FORT WAYNE -- A high pressure system over southern Indiana and a cold front over the north caused the two large tornadoes that struck central Indiana on Aug. 24.
But storms of that size are fairly uncommon for Indiana, especially this time of year.
Storms covered the central third of the state, where two weather systems collaborated to produce funnel clouds high in the atmosphere.
National Weather Service Science and Weather Officer John Kwiatkowski says those systems then produced thunderstorms, which made the problem worse.
“The analogy I would use is when you see an Olympic skater pull in her arms, they spin faster,” says Kwiatkowski.
In effect, the thunderstorms pulled in the arms of smaller funnel clouds forming in the sky to make the EF-3 and EF-2 tornado’s that hit Kokomo and Montgomery County.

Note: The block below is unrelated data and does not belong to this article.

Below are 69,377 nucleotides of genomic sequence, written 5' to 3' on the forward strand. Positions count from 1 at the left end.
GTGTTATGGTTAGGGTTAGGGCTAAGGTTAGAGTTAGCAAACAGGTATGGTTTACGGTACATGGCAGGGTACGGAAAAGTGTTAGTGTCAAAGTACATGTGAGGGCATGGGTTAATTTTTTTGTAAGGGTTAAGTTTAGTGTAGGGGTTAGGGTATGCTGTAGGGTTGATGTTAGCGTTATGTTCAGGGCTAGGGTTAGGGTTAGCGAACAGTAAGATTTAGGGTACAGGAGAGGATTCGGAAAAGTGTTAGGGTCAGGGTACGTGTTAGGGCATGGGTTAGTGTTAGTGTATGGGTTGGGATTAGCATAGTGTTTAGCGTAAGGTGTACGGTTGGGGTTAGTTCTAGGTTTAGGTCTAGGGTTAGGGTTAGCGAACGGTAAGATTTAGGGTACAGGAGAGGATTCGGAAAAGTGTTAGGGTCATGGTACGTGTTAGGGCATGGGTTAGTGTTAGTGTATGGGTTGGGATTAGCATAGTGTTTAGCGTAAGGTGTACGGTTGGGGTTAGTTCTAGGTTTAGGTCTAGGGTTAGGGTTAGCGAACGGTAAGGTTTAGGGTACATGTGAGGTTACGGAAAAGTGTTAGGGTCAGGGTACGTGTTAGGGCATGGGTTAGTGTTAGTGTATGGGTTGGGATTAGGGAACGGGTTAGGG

The National Weather Service is trying to assess how many other smaller tornadoes hit the central portion of the state.
Eight different counties reported funnel clouds and tornado touchdowns.
Kwiatkowski says storms like this are fairly unusual, for a lot of reasons. “The intensity of the tornado we got in Kokomo is something you might see within our service area once every couple of years,” Kwiatkowski says. It’s also strange to see tornadoes in August anywhere in the state. Tornado season typically lasts from April to July. No serious injuries were reported.